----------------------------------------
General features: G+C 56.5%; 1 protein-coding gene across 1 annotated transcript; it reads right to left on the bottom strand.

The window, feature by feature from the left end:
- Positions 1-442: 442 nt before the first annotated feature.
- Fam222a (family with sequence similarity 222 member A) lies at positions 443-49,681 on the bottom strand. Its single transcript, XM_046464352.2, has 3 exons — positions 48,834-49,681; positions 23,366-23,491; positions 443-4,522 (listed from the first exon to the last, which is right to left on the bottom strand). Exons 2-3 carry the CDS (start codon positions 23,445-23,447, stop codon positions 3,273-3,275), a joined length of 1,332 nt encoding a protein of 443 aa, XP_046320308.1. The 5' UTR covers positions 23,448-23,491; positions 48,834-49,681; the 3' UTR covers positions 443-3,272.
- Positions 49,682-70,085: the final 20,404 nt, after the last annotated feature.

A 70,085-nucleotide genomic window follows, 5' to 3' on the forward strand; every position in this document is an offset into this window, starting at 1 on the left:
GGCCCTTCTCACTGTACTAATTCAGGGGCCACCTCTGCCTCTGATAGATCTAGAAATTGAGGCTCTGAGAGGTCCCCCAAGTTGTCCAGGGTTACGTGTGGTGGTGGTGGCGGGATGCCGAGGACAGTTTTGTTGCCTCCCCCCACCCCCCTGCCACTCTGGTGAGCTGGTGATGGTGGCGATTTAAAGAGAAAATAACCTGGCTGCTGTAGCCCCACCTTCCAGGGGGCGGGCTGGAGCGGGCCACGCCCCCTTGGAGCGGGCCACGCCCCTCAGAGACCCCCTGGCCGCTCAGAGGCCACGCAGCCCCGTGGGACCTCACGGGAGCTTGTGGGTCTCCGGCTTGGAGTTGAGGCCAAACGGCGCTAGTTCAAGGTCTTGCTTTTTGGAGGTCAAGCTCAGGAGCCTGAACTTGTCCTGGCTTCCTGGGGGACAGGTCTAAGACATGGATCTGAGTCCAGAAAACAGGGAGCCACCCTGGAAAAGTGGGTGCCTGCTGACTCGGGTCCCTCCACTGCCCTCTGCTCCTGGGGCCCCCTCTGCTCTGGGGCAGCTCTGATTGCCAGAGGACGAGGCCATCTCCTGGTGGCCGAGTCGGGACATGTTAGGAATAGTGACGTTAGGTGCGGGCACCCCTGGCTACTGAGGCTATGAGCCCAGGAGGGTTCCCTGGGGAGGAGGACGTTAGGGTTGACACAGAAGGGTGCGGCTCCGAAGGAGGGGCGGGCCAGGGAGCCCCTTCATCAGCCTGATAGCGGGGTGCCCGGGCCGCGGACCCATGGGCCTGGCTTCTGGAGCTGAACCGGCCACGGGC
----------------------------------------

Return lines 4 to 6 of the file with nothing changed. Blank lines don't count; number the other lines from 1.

- Fam222a (family with sequence similarity 222 member A) lies at positions 443-49,681 on the bottom strand. Its single transcript, XM_046464352.2, has 3 exons — positions 48,834-49,681; positions 23,366-23,491; positions 443-4,522 (listed from the first exon to the last, which is right to left on the bottom strand). Exons 2-3 carry the CDS (start codon positions 23,445-23,447, stop codon positions 3,273-3,275), a joined length of 1,332 nt encoding a protein of 443 aa, XP_046320308.1. The 5' UTR covers positions 23,448-23,491; positions 48,834-49,681; the 3' UTR covers positions 443-3,272.
- Positions 49,682-70,085: the final 20,404 nt, after the last annotated feature.

A 70,085-nucleotide genomic window follows, 5' to 3' on the forward strand; every position in this document is an offset into this window, starting at 1 on the left: